“Yes.” I didn’t know what to say exactly, but to agree with him.
“I like books. Don’t you read?”
“Yes, I can read!” His soft voice was angry, and his eyes flashed. “You think because I’m Navajo that I’m stupid?”
I stammered in my defense, my cheeks flushing at his perception of my words. “That’s not what I meant! I don’t think that! I just meant don’t you like to read?”
When he didn’t answer and resumed looking out the window, I tried to read again. But my thoughts swam wildly in my head, and I stared blankly at the page. I felt despondent that I had wounded someone who had so recently come to my rescue. I tried again.
“I’m sorry Samuel,” I said awkwardly. “I didn’t mean to hurt your feelings.”
He snorted and looked at me, raising one eyebrow. “I’m not a little girl. I don’t get my feelings hurt.” His voice was slightly mocking. He took the book from my hands and began to read from the page.
“I can listen no longer in silence. I must speak to you by such means as are within my reach. You pierce my soul. I am half agony, half hope. Tell me not that I am too late, that such precious feelings are gone forever.”
Samuel’s intent had been to prove his reading skill, but he stopped suddenly, embarrassed by the deeply romantic missive from Captain Wentworth to Anne. We both sat unmoving, staring down at the book. I couldn’t help myself. I started to laugh. Samuel scowled for a minute. Then his lips twitched and he seemed to exhale his discomfort.
“How old are you?” he questioned, his eyebrows slightly raised.
“Thirteen,” I replied defensively. I always felt defensive about my age. I didn’t feel thirteen and I didn’t look thirteen, so I hated being thirteen.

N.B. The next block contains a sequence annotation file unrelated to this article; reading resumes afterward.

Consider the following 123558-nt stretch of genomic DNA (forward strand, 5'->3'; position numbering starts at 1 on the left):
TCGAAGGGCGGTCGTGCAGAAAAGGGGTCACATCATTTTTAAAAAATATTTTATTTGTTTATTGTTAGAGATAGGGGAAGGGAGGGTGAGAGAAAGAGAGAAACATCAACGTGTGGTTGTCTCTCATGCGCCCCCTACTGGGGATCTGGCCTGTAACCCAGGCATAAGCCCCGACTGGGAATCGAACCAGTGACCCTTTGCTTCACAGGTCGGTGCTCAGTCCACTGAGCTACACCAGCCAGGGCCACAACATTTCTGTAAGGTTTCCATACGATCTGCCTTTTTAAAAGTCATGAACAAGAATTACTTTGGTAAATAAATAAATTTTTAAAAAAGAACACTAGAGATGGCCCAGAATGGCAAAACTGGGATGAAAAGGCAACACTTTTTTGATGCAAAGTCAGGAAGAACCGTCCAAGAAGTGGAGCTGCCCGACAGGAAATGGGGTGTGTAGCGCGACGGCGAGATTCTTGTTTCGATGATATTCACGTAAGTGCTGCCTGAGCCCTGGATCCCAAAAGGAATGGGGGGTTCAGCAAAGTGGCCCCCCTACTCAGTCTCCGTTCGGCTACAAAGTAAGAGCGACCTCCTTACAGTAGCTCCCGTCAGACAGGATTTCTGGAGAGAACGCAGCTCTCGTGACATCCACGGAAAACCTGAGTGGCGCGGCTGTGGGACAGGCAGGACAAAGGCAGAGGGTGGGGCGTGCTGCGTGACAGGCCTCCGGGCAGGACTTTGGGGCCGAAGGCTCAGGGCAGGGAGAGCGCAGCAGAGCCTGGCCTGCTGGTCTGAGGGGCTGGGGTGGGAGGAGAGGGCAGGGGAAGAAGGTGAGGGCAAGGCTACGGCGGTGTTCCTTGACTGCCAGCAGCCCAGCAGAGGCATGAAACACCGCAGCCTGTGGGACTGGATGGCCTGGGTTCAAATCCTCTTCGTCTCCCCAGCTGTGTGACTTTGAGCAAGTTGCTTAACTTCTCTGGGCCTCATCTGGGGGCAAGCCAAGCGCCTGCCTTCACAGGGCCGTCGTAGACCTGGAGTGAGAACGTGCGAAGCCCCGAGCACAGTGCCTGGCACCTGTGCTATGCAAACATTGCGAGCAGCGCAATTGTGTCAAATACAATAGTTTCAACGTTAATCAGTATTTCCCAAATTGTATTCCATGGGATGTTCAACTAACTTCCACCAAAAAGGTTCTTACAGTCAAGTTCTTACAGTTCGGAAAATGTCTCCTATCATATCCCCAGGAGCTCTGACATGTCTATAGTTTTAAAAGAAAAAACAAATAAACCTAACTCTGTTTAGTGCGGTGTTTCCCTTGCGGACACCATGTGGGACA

Samuel’s eyes widened in surprise.
“Thirteen?” It didn’t sound like a question, but more like a doubtful exclamation. “So, you’re what, in seventh grade?” He said this in the same flat, yet incredulous, voice.
I pushed my glasses up on my nose and sighed. “That’s right.” I took my book out of his hands and prepared to tune him out.
“Isn’t that book a little . . . grown-up for a seventh grader?” he argued. He pulled the book out of my hands again and read on, this time silently. “I don’t understand what most of these words mean. It’s like a different language!”
“That’s why I read with a dictionary . . . although I don’t bring it to school with me. It’s way too heavy.” I looked down at the book again, feeling shy. “In some ways it is a different language. My teacher, Mrs. Grimaldi, says our language is disintegrating.”
Samuel just looked at me, his expression incredulous.
“I’m sure it’s not as different as Navajo is from English, though,” I continued, trying to draw him into further conversation, surprised he was speaking to me at all, especially now that he knew I was just a lowly seventh grader.
“Yeah, Navajo is very different.” Something shuttered over his eyes, and he turned away from me, looking out the window again, ending our brief exchange.